6.5 THREEFIRM CASE: ADDING A RISKFREE ASSET
Suppose you are considering a portfolio of three securities, and you are permitted to borrow and lend at 12%. The portfolio in Table 6.1 provides an expected return of 14%, as derived in Chapter 4, in the topic titled ThreeFirm Case: Application of Mean Variance Theory:
Table 6.1: MinimumVariance Portfolio Weights for an Expected Return = 14%. 
Portfolio 
Weights 
Firm 1 
0.41 
Firm 2 
0.18 
Firm 3 
0.41 
Call this Portfolio I. Now consider the set of portfolios that can be attained by combining Portfolio I with the riskfree asset. Returns from such portfolios are described by the straight line arf + (1 a)E(r) where proportion a of the portfolio is invested in the riskfree security and (1 a) is invested in Portfolio I. The proportion of total wealth that is allocated to risky assets in Portfolio I equals 41% in Firm 1, 18% in Firm 2, and 41% in Firm 3. Suppose your wealth is $150,000, and you allocate $100,000 to the three risky assets and $50,000 to the riskfree asset. When this is the case a is 1/3 and (1a) is 2/3. As a result, $41,000 is invested in Firm 1, $18,000 is invested in Firm 2, and $41,000 is invested in Firm 3. This example provides an expected return equal to (1/3)12%+(2/3)14% = 13 1/3%.
Suppose your target return is 13%. This target can be attained in two ways. First, there exists a point on the minimumvariance (bulletshaped) frontier that provides 13%. In CAPM Tutor it is easy to identify this portfolio by clicking on the appropriate part of the minimumvariance frontier. You may locate the appropriate portfolio this way (by trial and error) or by working through the analytics provided in Chapter 4, topic 4.9, titled ThreeFirm Case: Application of Mean Variance Theory:
Firm 1 = 6.288E  0.460
Firm 2 = 1.153E + 0.338
Firm 3 = 5.075E + 1.122
By letting E be 0.13, you can compute the resulting portfolio weights in Table 6.2.
Table 6.2: MinimumVariance Portfolio Weights 
for an Expected Return = 13%. 
Portfolio 
Weights 
Firm 1 
0.349 
Firm 2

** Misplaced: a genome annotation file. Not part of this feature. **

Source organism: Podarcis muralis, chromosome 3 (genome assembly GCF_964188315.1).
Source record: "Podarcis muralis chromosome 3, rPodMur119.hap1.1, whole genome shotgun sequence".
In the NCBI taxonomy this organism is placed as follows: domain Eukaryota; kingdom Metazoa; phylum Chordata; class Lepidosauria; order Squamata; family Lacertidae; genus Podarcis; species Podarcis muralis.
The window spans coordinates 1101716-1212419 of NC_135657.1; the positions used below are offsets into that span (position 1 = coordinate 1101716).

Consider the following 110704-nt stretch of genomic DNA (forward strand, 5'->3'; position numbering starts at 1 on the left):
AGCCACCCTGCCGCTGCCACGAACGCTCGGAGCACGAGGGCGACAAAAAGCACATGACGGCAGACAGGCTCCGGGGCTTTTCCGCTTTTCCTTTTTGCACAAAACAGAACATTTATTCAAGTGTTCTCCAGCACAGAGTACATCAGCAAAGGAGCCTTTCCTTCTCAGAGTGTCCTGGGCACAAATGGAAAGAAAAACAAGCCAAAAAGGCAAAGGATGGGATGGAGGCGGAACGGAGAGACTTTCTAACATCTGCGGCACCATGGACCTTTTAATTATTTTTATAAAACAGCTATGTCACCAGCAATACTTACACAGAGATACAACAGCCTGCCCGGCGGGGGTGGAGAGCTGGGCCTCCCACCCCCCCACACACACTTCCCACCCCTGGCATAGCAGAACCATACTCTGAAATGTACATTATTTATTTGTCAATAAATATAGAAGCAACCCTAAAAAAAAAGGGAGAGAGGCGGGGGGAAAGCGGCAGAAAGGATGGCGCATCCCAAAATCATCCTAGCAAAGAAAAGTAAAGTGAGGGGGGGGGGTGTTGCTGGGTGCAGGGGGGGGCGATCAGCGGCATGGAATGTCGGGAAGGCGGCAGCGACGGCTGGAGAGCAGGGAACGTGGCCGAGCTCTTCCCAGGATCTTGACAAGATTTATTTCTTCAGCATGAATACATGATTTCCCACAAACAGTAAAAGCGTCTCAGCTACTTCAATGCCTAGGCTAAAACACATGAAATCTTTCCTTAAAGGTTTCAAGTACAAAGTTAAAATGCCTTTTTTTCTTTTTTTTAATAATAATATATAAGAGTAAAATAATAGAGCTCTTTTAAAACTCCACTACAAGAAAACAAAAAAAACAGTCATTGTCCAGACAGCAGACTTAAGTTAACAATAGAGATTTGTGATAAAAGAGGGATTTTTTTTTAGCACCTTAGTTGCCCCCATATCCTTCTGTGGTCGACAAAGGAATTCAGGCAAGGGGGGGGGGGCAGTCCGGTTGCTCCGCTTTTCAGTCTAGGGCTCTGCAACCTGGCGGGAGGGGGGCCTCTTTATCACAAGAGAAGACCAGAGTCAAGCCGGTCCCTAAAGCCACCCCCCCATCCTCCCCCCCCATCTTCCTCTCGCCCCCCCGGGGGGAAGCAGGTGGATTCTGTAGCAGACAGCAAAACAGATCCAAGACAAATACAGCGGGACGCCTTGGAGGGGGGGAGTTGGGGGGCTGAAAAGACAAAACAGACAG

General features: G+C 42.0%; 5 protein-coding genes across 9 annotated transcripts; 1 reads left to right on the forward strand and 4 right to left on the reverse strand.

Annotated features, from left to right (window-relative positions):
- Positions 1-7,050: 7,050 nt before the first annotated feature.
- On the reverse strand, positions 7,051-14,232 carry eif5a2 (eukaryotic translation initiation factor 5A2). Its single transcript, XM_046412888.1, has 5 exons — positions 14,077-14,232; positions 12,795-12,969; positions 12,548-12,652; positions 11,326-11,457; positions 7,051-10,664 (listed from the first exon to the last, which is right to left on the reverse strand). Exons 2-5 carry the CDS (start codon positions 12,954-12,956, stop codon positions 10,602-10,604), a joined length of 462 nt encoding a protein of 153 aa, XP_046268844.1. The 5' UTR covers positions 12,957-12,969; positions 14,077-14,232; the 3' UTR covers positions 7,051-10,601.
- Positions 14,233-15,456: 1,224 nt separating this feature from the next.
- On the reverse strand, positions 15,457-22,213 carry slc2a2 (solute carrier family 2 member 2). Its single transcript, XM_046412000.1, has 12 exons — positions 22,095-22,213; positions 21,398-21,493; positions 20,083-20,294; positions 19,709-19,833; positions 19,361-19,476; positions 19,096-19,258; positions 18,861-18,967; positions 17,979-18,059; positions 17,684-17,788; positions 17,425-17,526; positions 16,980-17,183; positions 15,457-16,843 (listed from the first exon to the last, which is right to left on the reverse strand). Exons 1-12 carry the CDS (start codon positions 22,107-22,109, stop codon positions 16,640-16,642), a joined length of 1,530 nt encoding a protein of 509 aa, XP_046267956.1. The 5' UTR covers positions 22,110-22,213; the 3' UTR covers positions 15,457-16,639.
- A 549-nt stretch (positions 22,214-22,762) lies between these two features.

0.188 
Firm 3 
0.462 
This portfolio is Portfolio A in Figure 6.1 but we can consider an alternative portfolio that also has a 13% target return. This portfolio is engineered by combining the riskfree security and the risky Portfolio I by the appropriate choice of a. The weights of 1/3 and 2/3 provide a target return of 13 1/3%. To reach our new target of 13% we need more weight on the riskfree component and less weight on the risky component. That is, we want to choose a so that a rf + (1 a)E(r) equals .13. Since E(r) equals .14 and rf equals .12, clearly a must equal .5. In Figure 6.1, this is denoted as Portfolio B.
We now have two portfolios that provide an expected return equal to 0.13. The question that remains is: Does one portfolio dominate the other?
Notice in Figure 6.1. the different slopes of the line drawn between the riskfree security point (zero standard deviation, and expected return = 0.12) and portfolios A and B, respectively. The line through B has a greater slope than the line through A. This is because the expected return from B is 0.14 and the expected return from A is 0.13. Every point on the line through B (apart from rf itself) lies above every point on the line through A. The portfolio variance for the portfolio of half riskfree asset and half Portfolio B must be smaller than the portfolio variance for the portfolio of zero riskfree asset and only Portfolio A. Therefore, Portfolio B dominates Portfolio A.
Numerically, this can be verified by computing the portfolio standard deviation for both portfolios. This is computed as:
The subscripts i,j are defined from 1 to 3 for the 3 securities.
For a review of this formula see Chapter 2, topic 2.9, Portfolio Statistics. Applied to the current example, the two portfolio standard deviations are:
Portfolio Standard Deviation 

Portfolio A 
0.1179 

Portfolio B(.5 rf .5I) 
0.0903 
As a result, the second portfolio that exploits the existence of the riskfree security dominates Portfolio A.
So what is the best that you can do? This question is explored in topic 6.6, Capital Market Line.
previous topic
next topic
(C) Copyright 1999, OS Financial Trading System